Stylage.com: Korean mega-domainer lost UDRP filed by French company

A Korean mega-domainer with almost 40,000 registered domains suffered a French defeat over Stylage.com; a French company claiming rights to the STYLAGE mark filed a UDRP.

The domain was picked up via DropCatch in 2017, after the auction’s winner spent $1,005 dollars. Source: NameBio.

Prior to the drop, the domain Stylage.com was in the possession of another Korean registrant, that had developed an online store, as far back as in 2005. The Complainant is a French manufacturer of cosmetic injectable medical fillers and operates from Stylage.fr; they claim rights to the STYLAGE mark since 2008.

The UDRP weighed heavily on the asking price for the domain Stylage.com, which is $80,000 dollars, along with prior UDRP cases that the Respondent lost. As the domain was acquired in 2017 it’s a fresh registration junior to the Complainant’s trademark.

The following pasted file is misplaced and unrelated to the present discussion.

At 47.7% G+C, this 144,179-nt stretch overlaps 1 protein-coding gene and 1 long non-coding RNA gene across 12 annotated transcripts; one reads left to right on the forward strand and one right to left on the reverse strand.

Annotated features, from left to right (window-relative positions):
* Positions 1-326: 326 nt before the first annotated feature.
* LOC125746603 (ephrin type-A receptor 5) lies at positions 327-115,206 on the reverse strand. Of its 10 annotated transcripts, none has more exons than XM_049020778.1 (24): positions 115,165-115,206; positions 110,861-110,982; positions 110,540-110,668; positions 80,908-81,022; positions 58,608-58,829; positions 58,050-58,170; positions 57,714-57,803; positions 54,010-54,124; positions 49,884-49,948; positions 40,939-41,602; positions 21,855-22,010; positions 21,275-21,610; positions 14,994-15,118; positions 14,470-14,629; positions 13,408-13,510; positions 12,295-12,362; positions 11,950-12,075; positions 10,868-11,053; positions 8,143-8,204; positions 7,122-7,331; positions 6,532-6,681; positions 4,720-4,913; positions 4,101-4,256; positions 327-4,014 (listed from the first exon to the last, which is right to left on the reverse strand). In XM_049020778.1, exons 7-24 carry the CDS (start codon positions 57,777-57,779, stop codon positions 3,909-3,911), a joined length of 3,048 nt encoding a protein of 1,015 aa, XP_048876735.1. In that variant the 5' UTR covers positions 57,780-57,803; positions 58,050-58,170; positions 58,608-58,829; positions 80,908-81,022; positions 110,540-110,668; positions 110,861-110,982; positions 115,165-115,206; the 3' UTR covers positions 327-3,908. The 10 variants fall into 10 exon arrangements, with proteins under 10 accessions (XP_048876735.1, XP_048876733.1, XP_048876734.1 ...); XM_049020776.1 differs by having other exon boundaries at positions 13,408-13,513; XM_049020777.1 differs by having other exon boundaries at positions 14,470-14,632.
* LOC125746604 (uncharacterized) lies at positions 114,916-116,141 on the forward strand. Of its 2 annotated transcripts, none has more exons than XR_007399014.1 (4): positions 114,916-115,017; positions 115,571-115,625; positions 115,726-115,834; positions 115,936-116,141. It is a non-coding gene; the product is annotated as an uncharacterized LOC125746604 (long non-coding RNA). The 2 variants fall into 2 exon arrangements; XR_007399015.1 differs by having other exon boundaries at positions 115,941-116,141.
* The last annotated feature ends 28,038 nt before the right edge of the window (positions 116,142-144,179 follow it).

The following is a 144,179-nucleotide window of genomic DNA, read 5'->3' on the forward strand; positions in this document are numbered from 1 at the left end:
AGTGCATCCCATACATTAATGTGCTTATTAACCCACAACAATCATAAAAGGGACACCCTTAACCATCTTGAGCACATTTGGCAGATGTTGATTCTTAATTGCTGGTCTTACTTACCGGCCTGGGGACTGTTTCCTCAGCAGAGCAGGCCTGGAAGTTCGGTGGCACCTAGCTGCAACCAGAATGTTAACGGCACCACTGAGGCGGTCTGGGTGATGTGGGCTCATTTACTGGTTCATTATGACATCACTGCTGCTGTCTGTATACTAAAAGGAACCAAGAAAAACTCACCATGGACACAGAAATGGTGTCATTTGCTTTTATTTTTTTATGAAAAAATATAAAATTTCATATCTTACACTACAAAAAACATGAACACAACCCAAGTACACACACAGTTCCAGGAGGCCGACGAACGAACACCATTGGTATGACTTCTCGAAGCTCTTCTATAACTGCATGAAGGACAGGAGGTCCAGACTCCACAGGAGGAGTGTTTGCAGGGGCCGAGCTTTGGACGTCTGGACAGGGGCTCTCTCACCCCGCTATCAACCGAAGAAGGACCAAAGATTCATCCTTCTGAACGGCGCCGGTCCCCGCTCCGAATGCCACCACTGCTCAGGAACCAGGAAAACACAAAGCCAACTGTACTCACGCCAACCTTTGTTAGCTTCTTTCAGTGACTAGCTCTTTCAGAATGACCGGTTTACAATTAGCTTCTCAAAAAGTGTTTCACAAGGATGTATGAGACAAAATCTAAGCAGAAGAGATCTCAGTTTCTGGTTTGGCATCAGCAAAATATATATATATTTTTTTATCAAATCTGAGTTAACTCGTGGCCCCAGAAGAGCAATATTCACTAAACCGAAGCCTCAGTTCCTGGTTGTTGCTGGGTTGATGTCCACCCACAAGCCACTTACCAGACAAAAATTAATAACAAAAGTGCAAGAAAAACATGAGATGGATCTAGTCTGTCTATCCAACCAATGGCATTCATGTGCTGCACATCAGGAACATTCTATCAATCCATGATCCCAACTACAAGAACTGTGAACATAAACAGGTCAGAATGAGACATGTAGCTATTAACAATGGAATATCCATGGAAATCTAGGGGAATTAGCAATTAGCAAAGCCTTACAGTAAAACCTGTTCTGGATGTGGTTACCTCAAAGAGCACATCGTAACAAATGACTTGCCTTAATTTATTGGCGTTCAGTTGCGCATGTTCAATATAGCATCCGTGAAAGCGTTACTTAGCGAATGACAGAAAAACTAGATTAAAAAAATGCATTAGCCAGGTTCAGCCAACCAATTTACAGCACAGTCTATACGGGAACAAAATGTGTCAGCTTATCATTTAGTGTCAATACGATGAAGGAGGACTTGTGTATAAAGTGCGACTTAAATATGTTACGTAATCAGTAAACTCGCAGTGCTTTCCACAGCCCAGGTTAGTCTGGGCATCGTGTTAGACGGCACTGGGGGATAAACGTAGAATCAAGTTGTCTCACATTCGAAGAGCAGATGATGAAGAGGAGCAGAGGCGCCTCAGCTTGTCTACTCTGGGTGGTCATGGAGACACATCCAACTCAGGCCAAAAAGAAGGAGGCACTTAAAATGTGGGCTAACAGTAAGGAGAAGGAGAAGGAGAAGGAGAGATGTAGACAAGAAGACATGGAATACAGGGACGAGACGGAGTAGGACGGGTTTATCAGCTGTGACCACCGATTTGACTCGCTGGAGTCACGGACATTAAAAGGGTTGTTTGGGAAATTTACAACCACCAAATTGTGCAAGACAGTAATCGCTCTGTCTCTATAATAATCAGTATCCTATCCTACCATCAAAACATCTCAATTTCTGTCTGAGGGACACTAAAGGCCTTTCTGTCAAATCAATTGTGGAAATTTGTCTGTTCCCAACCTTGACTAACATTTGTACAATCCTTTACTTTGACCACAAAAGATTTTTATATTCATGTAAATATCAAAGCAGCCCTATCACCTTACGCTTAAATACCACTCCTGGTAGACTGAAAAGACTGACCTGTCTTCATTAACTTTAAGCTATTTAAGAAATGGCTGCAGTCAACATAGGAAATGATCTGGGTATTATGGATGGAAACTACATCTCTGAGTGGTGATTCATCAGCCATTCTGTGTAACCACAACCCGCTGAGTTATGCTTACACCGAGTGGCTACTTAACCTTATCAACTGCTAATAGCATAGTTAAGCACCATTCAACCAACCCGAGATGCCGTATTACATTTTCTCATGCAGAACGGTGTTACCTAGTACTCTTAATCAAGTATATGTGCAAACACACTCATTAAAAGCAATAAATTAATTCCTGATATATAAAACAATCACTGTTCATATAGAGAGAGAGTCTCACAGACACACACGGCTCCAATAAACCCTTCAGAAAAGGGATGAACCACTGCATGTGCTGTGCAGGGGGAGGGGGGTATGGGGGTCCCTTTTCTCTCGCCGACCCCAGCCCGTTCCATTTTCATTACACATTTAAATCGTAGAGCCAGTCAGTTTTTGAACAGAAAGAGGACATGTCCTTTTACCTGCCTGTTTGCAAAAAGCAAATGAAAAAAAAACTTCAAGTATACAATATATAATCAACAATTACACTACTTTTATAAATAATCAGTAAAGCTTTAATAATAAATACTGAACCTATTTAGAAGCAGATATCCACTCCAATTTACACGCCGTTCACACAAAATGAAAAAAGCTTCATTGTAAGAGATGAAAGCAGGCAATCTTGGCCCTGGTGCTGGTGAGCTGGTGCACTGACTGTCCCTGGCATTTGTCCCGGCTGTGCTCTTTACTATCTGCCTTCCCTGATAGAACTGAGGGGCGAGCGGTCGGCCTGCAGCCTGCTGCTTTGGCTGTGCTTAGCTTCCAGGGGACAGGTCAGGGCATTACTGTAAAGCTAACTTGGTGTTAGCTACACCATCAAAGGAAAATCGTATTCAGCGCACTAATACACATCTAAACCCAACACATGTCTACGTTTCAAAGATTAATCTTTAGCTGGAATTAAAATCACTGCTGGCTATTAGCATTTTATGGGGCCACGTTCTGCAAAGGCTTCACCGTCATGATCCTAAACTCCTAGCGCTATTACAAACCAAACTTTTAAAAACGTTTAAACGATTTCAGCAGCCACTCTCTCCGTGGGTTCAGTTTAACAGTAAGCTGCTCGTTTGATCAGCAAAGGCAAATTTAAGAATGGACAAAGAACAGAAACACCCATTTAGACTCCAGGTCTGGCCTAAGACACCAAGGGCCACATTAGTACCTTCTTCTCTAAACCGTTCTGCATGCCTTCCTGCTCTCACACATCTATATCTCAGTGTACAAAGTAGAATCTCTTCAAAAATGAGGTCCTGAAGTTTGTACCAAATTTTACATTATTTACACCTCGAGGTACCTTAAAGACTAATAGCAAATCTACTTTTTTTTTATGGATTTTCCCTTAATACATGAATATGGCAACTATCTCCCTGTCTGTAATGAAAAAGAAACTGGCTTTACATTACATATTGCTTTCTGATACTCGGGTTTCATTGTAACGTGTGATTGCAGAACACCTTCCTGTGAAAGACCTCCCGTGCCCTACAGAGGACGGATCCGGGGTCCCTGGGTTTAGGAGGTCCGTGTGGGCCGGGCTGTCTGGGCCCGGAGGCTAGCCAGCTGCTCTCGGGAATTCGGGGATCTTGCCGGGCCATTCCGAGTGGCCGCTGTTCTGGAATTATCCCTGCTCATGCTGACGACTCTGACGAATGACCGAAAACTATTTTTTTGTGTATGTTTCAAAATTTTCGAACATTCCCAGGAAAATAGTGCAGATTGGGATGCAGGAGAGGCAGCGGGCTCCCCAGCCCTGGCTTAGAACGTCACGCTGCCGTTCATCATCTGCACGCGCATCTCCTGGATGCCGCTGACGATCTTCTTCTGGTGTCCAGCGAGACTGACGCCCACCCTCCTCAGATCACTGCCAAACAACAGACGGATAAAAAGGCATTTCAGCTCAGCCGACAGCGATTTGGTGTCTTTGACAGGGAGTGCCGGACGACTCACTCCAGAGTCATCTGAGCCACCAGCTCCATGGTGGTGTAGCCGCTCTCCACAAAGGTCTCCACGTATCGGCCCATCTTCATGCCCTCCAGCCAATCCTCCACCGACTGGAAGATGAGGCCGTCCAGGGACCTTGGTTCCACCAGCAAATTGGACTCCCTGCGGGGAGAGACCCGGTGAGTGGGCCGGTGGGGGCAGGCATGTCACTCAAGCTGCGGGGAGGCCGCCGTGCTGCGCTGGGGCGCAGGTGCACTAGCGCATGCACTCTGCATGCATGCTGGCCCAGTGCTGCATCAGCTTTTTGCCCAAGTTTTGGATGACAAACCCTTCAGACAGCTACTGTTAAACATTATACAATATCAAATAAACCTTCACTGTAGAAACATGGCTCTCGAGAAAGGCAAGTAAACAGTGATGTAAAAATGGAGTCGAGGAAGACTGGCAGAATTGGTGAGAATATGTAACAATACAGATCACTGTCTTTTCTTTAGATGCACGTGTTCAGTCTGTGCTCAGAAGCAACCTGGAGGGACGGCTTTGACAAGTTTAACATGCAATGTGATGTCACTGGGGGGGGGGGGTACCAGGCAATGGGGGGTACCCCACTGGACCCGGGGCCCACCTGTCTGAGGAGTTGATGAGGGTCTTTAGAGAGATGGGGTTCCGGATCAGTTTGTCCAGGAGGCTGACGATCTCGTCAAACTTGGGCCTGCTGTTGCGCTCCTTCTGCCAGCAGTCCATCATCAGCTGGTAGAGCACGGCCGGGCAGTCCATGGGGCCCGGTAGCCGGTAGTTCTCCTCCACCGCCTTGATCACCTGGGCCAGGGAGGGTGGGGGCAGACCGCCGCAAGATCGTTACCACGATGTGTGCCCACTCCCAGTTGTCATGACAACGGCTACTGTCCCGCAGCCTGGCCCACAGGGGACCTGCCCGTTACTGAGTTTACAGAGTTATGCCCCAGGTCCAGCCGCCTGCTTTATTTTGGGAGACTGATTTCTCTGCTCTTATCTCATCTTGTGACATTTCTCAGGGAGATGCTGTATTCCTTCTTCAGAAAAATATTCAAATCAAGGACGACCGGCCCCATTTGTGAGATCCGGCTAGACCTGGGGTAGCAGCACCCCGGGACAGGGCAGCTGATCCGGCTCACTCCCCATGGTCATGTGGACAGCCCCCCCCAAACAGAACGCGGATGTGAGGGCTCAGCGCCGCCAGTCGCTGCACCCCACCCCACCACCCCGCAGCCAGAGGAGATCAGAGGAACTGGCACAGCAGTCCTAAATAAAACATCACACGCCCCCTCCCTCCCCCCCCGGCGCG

Final decision: Transfer the domain Stylage.com to the Complainant.

ARBITRATION AND MEDIATION CENTER – ADMINISTRATIVE PANEL DECISION

Laboratoires Vivacy v. JUNGYUHKOOK Case No. D2022-3364‌

The Parties

The Complainant is Laboratoires Vivacy, France, represented by Inlex IP Expertise, France. The Respondent is JUNGYUHKOOK, Republic of Korea.

The Domain Name and Registrar

The disputed domain name stylage.com is registered with Megazone Corp., dba HOSTING.KR (the “Registrar”).

Procedural History

The Complaint was filed in English with the WIPO Arbitration and Mediation Center (the “Center”) on September 9, 2022. On September 9, 2022, the Center transmitted by email to the Registrar a request for registrar verification in connection with the disputed domain name. On September 13, 2022, the Registrar transmitted by email to the Center its verification response, confirming that the Respondent is listed as the registrant and providing the contact details.